1. Brain damage: People who have had a stroke or some other brain injury have been a great source of knowledge about the brain. People with damage to the front and left of the brain may not be able to speak, which is why we know about language areas in the brain. People with damage to the parietal cortex in the right half of the brain won't be able to concentrate very well or estimate time. The damage and knowledge can come from unexpected quarters. Soldiers returning from the First World War with shrapnel damage to the back of their brains (the visual cortex) were the beginnings of our understanding of how our eyes map onto our brain. Find out more about brain lesion analysis here.

2. Behavioral Experiments: If you want to know how closely connected two brain processes are then try to do two things at once. Scientists call this dual tasking (but they just mean doing two things at once). The closer the two things are, the harder they will be to do. So, you can listen to music and write at the same time but you can't do a crossword and keep track of time. If you think about it, it's not obvious that time and concentration should be connected while writing and music are less connected. Dual task experiments can be simple but they are a very important tool for neuroscientists.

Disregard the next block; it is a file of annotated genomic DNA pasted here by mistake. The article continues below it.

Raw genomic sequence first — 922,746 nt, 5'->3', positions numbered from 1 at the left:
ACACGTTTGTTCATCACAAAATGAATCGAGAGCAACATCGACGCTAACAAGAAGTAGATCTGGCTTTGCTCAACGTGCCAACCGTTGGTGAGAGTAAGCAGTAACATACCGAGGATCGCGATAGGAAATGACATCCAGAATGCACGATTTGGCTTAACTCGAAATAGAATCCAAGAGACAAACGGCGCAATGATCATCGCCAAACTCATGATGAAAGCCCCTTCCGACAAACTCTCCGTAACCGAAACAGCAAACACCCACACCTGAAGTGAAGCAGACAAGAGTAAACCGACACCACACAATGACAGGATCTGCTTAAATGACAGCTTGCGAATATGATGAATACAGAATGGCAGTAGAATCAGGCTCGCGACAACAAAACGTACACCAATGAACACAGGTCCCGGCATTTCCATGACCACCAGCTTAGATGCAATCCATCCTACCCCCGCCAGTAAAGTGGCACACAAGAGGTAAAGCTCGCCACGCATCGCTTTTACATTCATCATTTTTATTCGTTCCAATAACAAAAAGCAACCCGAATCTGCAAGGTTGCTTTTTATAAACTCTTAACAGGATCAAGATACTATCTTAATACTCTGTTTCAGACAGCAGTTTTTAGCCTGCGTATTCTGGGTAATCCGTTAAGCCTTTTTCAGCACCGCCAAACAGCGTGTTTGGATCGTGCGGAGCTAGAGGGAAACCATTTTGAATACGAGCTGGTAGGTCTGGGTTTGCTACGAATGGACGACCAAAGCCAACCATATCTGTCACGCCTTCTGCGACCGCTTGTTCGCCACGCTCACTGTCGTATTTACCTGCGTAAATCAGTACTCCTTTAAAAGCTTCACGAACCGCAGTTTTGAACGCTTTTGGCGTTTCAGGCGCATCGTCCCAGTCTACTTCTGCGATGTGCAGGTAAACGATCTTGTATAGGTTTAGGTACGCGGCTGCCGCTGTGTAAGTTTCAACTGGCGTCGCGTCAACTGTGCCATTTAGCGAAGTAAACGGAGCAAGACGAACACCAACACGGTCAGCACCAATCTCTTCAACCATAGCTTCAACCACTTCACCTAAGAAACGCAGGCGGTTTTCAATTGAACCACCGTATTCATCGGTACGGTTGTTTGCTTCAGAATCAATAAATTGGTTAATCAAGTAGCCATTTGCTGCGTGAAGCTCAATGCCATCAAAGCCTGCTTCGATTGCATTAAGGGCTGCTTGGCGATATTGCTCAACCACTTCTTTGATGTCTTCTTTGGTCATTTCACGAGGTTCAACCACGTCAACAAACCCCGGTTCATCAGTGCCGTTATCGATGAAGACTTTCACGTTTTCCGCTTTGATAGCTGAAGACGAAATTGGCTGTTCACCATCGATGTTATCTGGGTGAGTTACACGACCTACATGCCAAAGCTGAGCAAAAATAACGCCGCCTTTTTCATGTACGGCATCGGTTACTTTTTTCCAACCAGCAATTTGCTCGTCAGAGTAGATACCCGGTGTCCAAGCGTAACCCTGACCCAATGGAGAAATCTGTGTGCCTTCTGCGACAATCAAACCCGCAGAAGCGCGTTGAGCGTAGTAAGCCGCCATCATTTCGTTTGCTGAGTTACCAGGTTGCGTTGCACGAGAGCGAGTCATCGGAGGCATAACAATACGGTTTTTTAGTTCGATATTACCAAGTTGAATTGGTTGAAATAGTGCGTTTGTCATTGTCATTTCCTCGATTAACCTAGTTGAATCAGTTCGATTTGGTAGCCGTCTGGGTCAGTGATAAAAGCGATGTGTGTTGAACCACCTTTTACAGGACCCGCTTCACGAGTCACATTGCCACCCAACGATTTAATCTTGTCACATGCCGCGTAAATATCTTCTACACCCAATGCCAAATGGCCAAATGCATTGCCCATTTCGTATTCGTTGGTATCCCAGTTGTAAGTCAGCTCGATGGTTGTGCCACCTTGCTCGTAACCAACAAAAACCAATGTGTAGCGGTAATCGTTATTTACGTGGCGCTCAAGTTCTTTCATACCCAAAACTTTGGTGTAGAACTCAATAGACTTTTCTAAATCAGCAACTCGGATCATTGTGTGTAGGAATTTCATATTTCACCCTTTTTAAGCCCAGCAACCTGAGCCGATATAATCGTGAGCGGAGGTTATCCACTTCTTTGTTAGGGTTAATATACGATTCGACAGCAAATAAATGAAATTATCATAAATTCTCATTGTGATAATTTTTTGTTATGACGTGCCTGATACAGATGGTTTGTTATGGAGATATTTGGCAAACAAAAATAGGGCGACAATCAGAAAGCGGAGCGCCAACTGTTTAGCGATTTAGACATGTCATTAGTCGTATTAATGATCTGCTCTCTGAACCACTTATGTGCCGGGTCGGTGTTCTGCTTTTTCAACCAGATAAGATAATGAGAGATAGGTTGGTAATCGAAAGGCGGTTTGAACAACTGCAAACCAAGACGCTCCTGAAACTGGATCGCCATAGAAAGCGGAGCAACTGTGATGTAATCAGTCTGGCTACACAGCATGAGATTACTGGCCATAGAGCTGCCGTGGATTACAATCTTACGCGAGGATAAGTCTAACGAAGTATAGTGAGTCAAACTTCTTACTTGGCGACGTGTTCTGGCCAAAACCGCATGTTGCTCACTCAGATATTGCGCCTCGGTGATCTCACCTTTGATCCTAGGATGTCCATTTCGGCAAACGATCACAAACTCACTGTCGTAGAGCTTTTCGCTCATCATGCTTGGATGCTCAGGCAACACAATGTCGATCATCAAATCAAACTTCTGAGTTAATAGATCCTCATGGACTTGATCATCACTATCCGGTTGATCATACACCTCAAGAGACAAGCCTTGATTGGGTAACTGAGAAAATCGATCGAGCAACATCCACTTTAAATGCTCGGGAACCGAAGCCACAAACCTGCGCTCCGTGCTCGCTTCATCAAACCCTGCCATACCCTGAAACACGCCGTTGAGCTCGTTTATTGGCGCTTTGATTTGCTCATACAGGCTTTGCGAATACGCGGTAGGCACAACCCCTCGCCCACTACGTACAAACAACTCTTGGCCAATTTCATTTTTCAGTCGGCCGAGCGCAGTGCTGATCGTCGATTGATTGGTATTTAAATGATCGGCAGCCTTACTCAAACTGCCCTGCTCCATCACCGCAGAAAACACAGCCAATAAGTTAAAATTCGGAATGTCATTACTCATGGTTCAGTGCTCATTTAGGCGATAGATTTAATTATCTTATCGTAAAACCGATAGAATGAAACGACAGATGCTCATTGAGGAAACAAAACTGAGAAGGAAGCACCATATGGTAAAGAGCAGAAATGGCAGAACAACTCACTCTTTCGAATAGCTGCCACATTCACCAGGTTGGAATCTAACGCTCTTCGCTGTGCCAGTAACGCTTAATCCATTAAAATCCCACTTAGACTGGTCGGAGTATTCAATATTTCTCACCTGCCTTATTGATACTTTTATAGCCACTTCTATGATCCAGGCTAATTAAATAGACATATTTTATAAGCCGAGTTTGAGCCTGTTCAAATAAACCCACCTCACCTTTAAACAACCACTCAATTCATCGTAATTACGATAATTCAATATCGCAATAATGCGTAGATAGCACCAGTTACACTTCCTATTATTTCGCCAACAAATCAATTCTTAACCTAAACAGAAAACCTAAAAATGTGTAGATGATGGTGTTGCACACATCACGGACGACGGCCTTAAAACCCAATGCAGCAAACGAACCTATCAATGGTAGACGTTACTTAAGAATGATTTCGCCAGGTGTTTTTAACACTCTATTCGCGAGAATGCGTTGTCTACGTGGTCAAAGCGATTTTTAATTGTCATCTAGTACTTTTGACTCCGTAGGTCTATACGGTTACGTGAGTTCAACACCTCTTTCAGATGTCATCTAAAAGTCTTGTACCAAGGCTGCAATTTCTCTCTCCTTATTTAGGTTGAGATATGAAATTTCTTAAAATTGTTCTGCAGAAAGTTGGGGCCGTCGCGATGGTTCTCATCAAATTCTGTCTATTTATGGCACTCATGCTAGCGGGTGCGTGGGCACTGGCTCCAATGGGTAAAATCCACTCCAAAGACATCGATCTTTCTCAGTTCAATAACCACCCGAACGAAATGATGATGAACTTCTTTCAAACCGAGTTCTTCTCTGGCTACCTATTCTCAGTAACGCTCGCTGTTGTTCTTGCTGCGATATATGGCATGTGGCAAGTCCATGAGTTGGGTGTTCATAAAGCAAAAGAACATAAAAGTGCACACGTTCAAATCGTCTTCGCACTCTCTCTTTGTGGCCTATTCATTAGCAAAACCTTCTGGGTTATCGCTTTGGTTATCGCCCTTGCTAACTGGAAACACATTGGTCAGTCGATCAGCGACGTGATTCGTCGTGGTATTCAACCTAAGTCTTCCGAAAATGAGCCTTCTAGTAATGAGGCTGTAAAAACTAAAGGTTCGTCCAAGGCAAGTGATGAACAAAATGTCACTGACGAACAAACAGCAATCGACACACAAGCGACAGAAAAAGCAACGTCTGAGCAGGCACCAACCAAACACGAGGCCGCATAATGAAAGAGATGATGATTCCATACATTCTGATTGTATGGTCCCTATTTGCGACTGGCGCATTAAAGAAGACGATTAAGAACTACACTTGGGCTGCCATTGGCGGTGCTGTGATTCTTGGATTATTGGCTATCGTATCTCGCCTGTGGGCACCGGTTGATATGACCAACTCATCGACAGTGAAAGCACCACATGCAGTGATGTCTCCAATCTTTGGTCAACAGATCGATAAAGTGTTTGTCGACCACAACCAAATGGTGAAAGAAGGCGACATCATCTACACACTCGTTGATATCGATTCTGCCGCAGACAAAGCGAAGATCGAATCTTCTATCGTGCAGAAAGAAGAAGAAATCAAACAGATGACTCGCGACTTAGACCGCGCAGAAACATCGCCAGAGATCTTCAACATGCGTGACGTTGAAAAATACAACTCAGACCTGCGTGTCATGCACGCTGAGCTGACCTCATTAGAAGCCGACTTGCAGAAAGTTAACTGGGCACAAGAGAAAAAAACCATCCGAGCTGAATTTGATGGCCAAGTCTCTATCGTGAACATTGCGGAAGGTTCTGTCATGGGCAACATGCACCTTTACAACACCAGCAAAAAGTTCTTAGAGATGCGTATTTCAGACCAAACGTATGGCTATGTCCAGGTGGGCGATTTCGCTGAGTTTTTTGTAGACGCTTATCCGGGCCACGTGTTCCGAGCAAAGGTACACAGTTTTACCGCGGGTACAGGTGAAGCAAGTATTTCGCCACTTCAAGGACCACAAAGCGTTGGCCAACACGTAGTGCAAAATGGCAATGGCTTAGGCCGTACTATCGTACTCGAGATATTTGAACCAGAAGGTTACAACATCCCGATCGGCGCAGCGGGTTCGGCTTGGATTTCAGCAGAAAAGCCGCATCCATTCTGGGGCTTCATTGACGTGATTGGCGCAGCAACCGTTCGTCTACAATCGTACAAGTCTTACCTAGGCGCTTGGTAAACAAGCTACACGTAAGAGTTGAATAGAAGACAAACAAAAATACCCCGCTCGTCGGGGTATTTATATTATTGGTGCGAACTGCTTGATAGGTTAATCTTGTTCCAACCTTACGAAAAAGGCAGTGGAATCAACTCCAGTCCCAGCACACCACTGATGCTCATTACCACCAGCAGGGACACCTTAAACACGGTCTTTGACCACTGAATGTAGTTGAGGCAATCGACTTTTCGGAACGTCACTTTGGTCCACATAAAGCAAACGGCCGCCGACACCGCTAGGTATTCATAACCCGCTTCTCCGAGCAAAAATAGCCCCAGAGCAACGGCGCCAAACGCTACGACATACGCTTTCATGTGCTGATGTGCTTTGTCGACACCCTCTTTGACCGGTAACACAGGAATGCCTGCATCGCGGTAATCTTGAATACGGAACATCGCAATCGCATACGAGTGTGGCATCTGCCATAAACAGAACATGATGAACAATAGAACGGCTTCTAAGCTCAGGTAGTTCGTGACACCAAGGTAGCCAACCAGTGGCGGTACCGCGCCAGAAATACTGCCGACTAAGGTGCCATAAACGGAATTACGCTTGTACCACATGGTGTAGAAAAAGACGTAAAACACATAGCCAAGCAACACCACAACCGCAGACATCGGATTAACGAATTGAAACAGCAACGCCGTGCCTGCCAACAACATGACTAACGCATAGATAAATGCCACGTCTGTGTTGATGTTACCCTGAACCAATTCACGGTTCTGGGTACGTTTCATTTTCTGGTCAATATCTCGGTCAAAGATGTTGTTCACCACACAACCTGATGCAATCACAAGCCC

3. Brain Imaging Experiments: We are all now familiar with fMRI and pictures of the human brain. By looking at which brain areas might be more active when you do something, scientists can build a picture of where things go on in the brain. This is why we know that there is an area for recognizing words and an area for recognizing faces and an area for working memory. See these links for more information.

4. Brain Stimulation Experiments: We need another map of the brain. A map of when things happen to match the map of where things happen. Brain processes take place on a scale of 1000ths of a second. To find out what is happening when, scientists need to be able to “catch” brain signals in flight. One way of doing this is to us magnetic pulses which can interfere with the brain at exactly a fixed number of milliseconds after you start doing something. The method is called transcranial magnetic stimulation (TMS). More can be learned here.